XENIA — Every Saturday morning, Mike Hunter cleans up trash on the same bike path where he saved a person’s life. On Saturday mornings and Wednesday nights, he and 17 other homeless or formerly homeless individuals go out and clean up trash, cut back trees, lay mulch and generally maintain the look of Xenia’s downtown.
Hunter, who has been homeless and just recently obtained housing, carries Narcan with him, and said he has saved eight people from an overdose.
“He didn’t even thank me or nothing,” Hunter said of saving the man on the bridge. “Killed his buzz, I guess.”
Hunter and his colleagues work through a privately funded program put on by Bridges of Hope, a Xenia shelter that serves homeless single adults. Workers are paid $10 an hour at the end of each work day, in a way that organizers say gives them dignity and purpose in addition to putting money back in their pockets. Since the project started in May, workers have picked up more than 1,000 bags of trash.
“It’s teaching men and women responsibilities you need to have a job,” said Will Urschel, a city council member and president of Bridges of Hope’s board of directors. “They get paid every day, but if they don’t work the hours, they don’t get paid. It’s teaching good basic work skills.”
Through the work program, five people now have full-time jobs and full-time residences. One of those people is Jeff Langan.
Langan became homeless two days after Christmas in 2020, and now works at the Greene County Fairgrounds doing general maintenance.
“If it wasn’t for Bridges of Hope and TCN (The Caring Network) helping me, it was getting cold in January, I’d probably have been dead,” he said.
Bridges of Hope currently houses 35 adults each night, but closes during the day. Bridges of Hope houses individuals from Xenia, Fairborn and Beavercreek, but all adults served by Bridges of Hope must have proof of Greene County residence.
Bridges has plans in place to be open as a full-day programming shelter in 2022, both to give people a place to go during the day and to address some of the root causes of homelessness.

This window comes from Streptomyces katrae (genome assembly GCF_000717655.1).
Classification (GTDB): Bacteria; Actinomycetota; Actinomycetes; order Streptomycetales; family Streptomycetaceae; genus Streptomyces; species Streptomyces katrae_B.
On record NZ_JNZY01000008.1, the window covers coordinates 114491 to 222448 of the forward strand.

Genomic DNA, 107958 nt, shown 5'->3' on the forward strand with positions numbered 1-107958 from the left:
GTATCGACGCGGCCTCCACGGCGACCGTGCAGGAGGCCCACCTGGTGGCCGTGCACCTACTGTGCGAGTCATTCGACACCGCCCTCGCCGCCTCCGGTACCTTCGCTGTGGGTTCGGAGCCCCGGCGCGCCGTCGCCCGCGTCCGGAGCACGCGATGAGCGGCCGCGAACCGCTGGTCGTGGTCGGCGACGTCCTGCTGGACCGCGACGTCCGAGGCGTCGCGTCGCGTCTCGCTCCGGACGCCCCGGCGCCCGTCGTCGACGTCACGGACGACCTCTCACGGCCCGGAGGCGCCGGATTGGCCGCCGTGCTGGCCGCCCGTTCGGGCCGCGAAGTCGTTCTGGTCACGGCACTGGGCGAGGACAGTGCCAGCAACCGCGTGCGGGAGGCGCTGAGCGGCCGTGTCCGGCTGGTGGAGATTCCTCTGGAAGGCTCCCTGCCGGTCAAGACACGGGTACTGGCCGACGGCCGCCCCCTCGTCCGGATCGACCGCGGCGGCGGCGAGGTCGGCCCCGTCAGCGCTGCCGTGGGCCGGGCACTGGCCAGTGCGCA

Those root causes can be as varied as the individuals experiencing it, said shelter director Jill Conkel.
“People think it’s ‘they don’t have a job or because of drug addiction.’ For a third of our population, it’s health issues,” she said. “You want to really know somebody’s story? Ask them about their childhood. It’s horrific what some of these people have gone through, but they didn’t have the support or counseling to work through it.”
The city of Xenia has started its own initiative to address homelessness from a law enforcement perspective.
“The issue has become a significant concern for residents, and by extension the council,” said City Manager Brent Merriman. “There’s no easy way to deal with it. What this initiative is attempting to do is providing assistance and accountability at the same time.”
Titled the HeadsUp program, the effort has dedicated two police officers to go out in the mornings and identify individuals that are living on the street, offer them help, and direct them toward available resources. Through their efforts, the city has identified that there are roughly 10 to 12 people living on the street who refuse to seek help.
“The perception of the scale is really off,” Merriman said.
Sgt. Jeff Osburn of the Xenia Police is one of those officers interacting directly with the homeless.
“Ninety percent of the ones we’re dealing with now are those that don’t want to take the next step,” Osburn said. “We don’t just want to lock them up. We can’t force them. We can’t harass them. But if they are committing a public ill, we can hold them accountable.”
Though some individuals refuse to seek help, there are others who are actively giving back to the community, and Xenia is already starting to see a return on investment, Merriman said.
“Some homeless folks are taking value away, but these guys and gals are taking pride in doing a service in the community that others wouldn’t,” he added.
That pride is felt by individuals like Hunter as they go about taking care of the city of Xenia.
“We’re people just like everybody else, we’re just going through a hard time,” Hunter said. “Sure you have people who abuse the system. But we do a hell of a good job.”
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